Umberto Giordano, libretto Luigi Illica
Bregenz Festival

Omer Kobiljak (Prince Alexis, seated left) and Scott Hendricks (Gleby) Credit: Karl Forster/Bregenz Festival
Alexander Mikhailov (Vassili) Credit: Karl Forster/Bregenz Festival
Siberian prisoners Credit: Karl Forster/Bregenz Festival
Ambur Braid (Stephana) and Alexander Mikhailov (Vassili) Credit: Karl Forster/Bregenz Festival

Given the resonance of the title, it’s not surprising that a director should wish to update the setting of Giordano’s 1903 opera from Tsarist to Communist times.

That was the case with the excellent 2021 Florence production by Roberto Ando reviewed here last year. This staging at Bregenz in the summer of 2022 by the young director Vasily Barkhatov embraces both periods, but suffers as a consequence, in terms both of impact and plausibility.

The story follows the courtesan Stephana, who sacrifices herself by following her lover Vassili into exile after he assaults her princely keeper. She thus achieves a nobility in death as her fortunes decline. Barkhatov’s innovation is to elevate a minor character, identified only as an old woman seeking her father, sung by Clarry Bartha, into a frequent observer or participant in the action.

The first problem arises from the chronology: Stephana and Alex Mikhailov’s Vassili are mid-19th century characters, as is evident from costumes and design of the first act, yet their latter-day follower flies from Rome by jet to visit the site in Siberia of Stephana’s death, now a playground between dreary apartment blocks. She has come to scatter there the ashes of her dead brother, but it is hard to make a sufficiently close connection between her mission and people who perished some 150 years earlier.

Barkhatov and fellow Russian conductor Valentin Uryupin transfer to her many important lines that the composer wrote for Stephana, including the closing epithet, "With you, for ever." A previous scene includes a vast 20th century archive, presumably holding information about past prisoners, so I take her words to be a memorial to all those who died in the gulags.

It’s an oblique reference, if so. The only social jibe in the staging is the early sight of tsarist officers eating caviar on the points of their sabres, and the production makes no specifically Soviet reference in largely benign scenes of the camps. I can understand if it were politically inexpedient for this creative duo to do so, five months after Russia invaded Ukraine, and so applaud the fact that they make such a statement at all.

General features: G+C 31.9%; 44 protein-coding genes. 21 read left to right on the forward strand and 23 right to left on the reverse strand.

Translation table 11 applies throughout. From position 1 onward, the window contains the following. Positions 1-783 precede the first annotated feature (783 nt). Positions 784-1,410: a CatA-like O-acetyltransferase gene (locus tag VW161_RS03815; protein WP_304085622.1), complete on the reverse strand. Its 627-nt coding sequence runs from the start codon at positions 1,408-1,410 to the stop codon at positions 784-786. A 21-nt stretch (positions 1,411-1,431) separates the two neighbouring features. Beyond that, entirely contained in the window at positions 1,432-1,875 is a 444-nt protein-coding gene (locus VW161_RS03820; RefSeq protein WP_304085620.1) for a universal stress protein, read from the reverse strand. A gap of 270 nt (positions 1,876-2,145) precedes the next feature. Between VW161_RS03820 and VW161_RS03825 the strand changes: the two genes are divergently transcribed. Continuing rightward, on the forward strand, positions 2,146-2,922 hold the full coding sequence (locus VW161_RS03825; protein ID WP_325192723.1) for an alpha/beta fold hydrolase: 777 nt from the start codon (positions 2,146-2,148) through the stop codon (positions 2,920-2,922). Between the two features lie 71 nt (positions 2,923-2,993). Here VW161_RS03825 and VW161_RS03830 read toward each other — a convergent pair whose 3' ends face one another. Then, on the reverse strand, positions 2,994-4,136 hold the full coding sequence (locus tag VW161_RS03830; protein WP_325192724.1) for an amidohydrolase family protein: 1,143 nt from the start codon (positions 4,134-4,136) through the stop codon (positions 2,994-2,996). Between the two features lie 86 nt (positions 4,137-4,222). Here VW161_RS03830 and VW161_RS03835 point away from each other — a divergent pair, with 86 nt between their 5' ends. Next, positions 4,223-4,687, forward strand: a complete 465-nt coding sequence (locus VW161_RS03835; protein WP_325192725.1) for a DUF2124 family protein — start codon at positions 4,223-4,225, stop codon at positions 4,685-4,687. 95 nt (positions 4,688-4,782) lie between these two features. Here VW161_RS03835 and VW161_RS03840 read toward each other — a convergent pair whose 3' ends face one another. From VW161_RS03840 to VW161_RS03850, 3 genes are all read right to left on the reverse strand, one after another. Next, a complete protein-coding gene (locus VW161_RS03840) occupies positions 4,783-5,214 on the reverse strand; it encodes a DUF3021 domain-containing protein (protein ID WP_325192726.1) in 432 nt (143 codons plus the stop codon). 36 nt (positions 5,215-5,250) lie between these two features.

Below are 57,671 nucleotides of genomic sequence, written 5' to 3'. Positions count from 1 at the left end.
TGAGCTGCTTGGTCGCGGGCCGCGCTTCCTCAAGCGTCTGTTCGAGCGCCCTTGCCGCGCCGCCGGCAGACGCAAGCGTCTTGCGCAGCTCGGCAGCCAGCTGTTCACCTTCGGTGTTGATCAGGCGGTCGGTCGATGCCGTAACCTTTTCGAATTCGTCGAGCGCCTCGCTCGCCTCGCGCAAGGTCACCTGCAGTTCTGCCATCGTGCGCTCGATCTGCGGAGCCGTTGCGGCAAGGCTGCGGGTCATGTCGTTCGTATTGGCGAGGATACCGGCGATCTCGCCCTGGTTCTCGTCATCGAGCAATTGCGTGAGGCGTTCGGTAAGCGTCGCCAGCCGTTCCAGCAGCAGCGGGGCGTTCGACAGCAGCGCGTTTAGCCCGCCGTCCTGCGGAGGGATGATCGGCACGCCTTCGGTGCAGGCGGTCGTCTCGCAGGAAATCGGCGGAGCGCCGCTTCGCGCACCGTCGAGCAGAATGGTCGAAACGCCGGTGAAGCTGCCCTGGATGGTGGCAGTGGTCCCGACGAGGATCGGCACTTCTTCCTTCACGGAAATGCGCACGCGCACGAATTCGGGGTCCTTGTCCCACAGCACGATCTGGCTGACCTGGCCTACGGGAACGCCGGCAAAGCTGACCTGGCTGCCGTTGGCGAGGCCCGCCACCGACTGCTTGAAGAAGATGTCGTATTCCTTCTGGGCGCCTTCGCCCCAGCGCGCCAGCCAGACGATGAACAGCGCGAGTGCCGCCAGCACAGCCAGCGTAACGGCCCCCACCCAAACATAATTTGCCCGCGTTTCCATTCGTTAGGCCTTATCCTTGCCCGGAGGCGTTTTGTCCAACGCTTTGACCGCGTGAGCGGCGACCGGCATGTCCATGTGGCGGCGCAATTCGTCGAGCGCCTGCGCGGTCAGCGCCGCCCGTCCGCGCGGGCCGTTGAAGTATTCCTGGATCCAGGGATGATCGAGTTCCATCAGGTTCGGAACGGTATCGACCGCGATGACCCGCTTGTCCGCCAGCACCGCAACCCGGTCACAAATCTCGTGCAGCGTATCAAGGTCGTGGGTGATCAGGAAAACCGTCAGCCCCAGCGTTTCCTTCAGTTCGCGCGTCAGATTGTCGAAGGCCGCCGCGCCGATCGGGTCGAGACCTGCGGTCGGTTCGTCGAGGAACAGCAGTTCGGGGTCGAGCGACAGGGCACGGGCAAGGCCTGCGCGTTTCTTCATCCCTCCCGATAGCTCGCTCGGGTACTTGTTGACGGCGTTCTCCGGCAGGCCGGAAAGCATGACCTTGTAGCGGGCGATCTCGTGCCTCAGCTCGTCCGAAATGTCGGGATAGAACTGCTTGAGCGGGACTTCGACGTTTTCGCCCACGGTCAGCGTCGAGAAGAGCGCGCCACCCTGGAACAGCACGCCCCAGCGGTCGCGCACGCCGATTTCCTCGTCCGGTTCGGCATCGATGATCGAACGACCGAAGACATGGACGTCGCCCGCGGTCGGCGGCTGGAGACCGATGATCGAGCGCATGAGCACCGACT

Nevertheless, this treatment somewhat diminishes the importance of the heroine, to the detriment of the role for Canadian soprano Ambur Braid.

Perhaps partly as a result, she can seem a little constrained at dramatic moments, and for a woman of such determination, Uryupin has her surrender to being undressed and redressed by her pimp, Scott Hendricks’s Gleby, too easily. There is compensation however in her voice—she sings with a warm timbre and maintains perfect intonation throughout the range.

The great discovery for me was Alex Mikhailov as Vassili. He is a stalwart of the Mariinsky in St Petersburg but has been seldom heard outside Russia. There is an immediately perceived star quality to his tenor, a distinctive, smooth sound and with power and control to make the best of Giordano’s soaring lines. The score lacks a big, memorable tune, but Mikhailov and Braid combine beautifully in the echoed phrases of their act three duet. Hopefully we will hear more of him.

Orchestral introductions to each act are played against video of the old woman’s journey that has the feel of an old silent black-and-white film. The accompanying booklet gives track details and times, but given the elaborated storyline, it would be good to have rather more information than is given in the cursory synopsis.

Reviewer: Colin Davison

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